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Sports on TV: Looking Back at 2009

The recession kept TV sports from experimenting with much pricey innovation in 2009.

And the sports world's biggest off-field story - Tiger Woods' travails - was neither propelled nor even much-discussed on TV sports.

But 2009 deserves more than just good riddance. Some picks 'n' pans before we're doomed to repeat history because we've forgotten it:

Best ideas: Earlier starting times for World Series games not only helped ratings, even as the Major League Baseball postseason ran especially long, it proved obviously smart moves will happen if you wait long enough. Meaning, depending on your projected life expectancy, you might live to see a World Series day game or the demise of college football's BCS.

The NFL this season offered an NFL RedZone channel to cable TV operators that, like satellite TV's Red Zone Channel, switches viewers between live NFL games when teams are in scoring position. Although a frontal assault on Sunday sports-bar business, such coverage strikes a historic blow for viewer freedom.

MLB Network's debut brought more than just another sport-specific channel. Fans got lots of live look-ins on games and Bob Costas@ got a venue to talk baseball.

Voracious ESPN, always looking for new ways to slice and dice its content to suit various appetites, got a jump on other big media companies by starting localized sports websites - so far in Chicago, Boston, Dallas and Los Angeles - that have left the local sports media in cities likely to be targeted wondering whether they should fight or somehow defect.

Improved: As other NFL studio shows largely stood pat, NBC's always-evolving Sunday night show added thoughtful Tony Dungy@ and promising TV rookie Rodney Harrison@ and freed Costas to go to game sites. (Looking ahead to NBC's 2010 Vancouver Olympic coverage, Costas shouldn't be tethered to his anchor chair there.)

Promising: NBC assigned Al Michaels, who hasn't worked Olympic TV since ABC's 1988 Calgary Games, to host its weekend and weekday daytime Vancouver coverage. He could boost viewer interest by making a public guarantee he'll utter another on-air Olympic line that will be remembered for decades. Just an idea.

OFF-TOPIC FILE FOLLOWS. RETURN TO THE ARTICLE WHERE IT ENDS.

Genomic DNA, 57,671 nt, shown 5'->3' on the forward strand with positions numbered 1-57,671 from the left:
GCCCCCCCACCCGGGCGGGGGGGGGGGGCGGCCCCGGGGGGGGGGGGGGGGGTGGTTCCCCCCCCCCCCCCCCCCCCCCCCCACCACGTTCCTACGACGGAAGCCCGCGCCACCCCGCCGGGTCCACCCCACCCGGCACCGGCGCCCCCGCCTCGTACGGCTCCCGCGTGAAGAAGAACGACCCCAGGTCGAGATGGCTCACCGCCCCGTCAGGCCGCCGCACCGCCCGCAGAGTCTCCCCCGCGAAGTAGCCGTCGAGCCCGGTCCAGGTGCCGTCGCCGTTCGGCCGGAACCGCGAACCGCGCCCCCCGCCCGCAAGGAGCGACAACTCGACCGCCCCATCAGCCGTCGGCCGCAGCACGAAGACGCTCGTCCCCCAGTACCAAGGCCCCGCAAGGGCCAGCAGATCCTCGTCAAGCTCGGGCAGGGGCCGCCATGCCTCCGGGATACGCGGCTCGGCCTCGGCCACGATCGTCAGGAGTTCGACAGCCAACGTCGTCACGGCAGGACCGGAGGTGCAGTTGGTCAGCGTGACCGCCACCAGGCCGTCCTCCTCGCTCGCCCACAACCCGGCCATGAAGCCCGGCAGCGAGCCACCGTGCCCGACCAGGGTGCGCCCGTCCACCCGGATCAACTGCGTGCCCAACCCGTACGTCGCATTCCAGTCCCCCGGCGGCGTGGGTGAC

No, consumers don't usually like long-form online video. But Fox's TV-like weekday online shows, using its on-air names such as Brian Billick and Jay Glazer, suggest networks should do more experiments with online sports video that approaches the depth of TV sports. It's not like that bar is set all that high.

Setbacks: In the first NFL season since the leather-helmet era that didn't include John Madden, life went on. Madden is enjoying retirement. His already-proven replacement, Cris Collinsworth, is more than just the guy who replaced The Guy. But enough already, John, get back on the bus. 

In CBS' first NCAA Final Four without Billy Packer ruminating courtside, his successor, Clark Kellogg, was fine. But without Packer, viewers were left with no one they could at least occasionally love to hate.

Breakthroughs: Including Howard Stern sidekick Artie Lange on the debut of Joe Buck's HBO show produced cringe-worthy TV. But it also set some kind of TV speed record for attracting rubberneckers. Imagine if Lange had also been pantless. 

President Obama revealing his NCAA tournament basketball brackets on ESPN will be noted by future historians as one of the early developments that eventually led U.S. presidents to routinely have their own live blogs during Final Fours.

Fox cast Digger, an animated gopher character, in its own little cartoons during NASCAR coverage. Not all NASCAR fans found that edifying. But look who's wearing sunglasses at night now. Digger appears in a Fox film opening today - Alvin and the Chipmunks: The Squeakquel - and depending on its box office might be assigned to Fox's NASCAR booth next year.

Biggest comeback: A year ago, Matt Millen had been fired from overseeing a team - the Detroit Lions - that went winless. But Millen went on to pop up on NBC's Super Bowl coverage, then was hired by ESPN for college games and NFL pregames and by NFL Network for its games. There's no business like show business. And Millen, who seems more tentative than during his first go-round on TV, should now feel free to spout off on-air.

Avoidable: During MLB's postseason, lots of teams' announcers would be available to call games. And TBS, which doesn't cover much regular-season MLB action, uses some of them on its playoff coverage. So it shouldn't have been a huge deal to have replaced Chip Caray, who had a rocky 2008 postseason, before he turned in an on-air performance this fall that didn't make anybody look good. Caray went his separate way - to Fox Sports Net this week, hired to call Atlanta Braves games for Fox Sports South.

Did you notice? Stephen A. Smith left ESPN to pursue other career opportunities. After various on-air cameos, he recently signed with Fox Sports Radio

 The United Football League debuted on Versus. Yes, this year.

There were lots of sports-themed reality shows - such as Shaquille O'Neal's - that were little noted nor long remembered. But 2010 will have one, already underway and loosely based on Survivor, that will be a blockbuster across various networks: the Tiger Woods obstacle course.

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